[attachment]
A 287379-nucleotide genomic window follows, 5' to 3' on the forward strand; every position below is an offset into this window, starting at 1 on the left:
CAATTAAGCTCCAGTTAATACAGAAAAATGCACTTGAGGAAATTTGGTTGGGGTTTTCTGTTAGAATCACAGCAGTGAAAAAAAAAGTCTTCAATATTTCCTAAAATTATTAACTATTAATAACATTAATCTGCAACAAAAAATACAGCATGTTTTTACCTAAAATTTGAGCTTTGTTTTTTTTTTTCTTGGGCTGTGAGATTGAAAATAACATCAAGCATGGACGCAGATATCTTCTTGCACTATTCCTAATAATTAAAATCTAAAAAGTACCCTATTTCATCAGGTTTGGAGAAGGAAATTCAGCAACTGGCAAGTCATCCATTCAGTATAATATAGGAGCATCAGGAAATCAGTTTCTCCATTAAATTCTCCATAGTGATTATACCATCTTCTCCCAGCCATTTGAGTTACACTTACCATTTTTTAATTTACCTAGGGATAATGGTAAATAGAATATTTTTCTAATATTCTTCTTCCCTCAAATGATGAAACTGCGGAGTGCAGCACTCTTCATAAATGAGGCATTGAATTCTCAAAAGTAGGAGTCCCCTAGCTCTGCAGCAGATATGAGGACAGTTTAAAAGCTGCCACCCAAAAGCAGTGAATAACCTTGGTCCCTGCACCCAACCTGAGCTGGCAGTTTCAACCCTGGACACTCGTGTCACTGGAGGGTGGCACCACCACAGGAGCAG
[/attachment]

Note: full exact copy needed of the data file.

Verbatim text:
A 287379-nucleotide genomic window follows, 5' to 3' on the forward strand; every position below is an offset into this window, starting at 1 on the left:
CAATTAAGCTCCAGTTAATACAGAAAAATGCACTTGAGGAAATTTGGTTGGGGTTTTCTGTTAGAATCACAGCAGTGAAAAAAAAAGTCTTCAATATTTCCTAAAATTATTAACTATTAATAACATTAATCTGCAACAAAAAATACAGCATGTTTTTACCTAAAATTTGAGCTTTGTTTTTTTTTTTCTTGGGCTGTGAGATTGAAAATAACATCAAGCATGGACGCAGATATCTTCTTGCACTATTCCTAATAATTAAAATCTAAAAAGTACCCTATTTCATCAGGTTTGGAGAAGGAAATTCAGCAACTGGCAAGTCATCCATTCAGTATAATATAGGAGCATCAGGAAATCAGTTTCTCCATTAAATTCTCCATAGTGATTATACCATCTTCTCCCAGCCATTTGAGTTACACTTACCATTTTTTAATTTACCTAGGGATAATGGTAAATAGAATATTTTTCTAATATTCTTCTTCCCTCAAATGATGAAACTGCGGAGTGCAGCACTCTTCATAAATGAGGCATTGAATTCTCAAAAGTAGGAGTCCCCTAGCTCTGCAGCAGATATGAGGACAGTTTAAAAGCTGCCACCCAAAAGCAGTGAATAACCTTGGTCCCTGCACCCAACCTGAGCTGGCAGTTTCAACCCTGGACACTCGTGTCACTGGAGGGTGGCACCACCACAGGAGCAG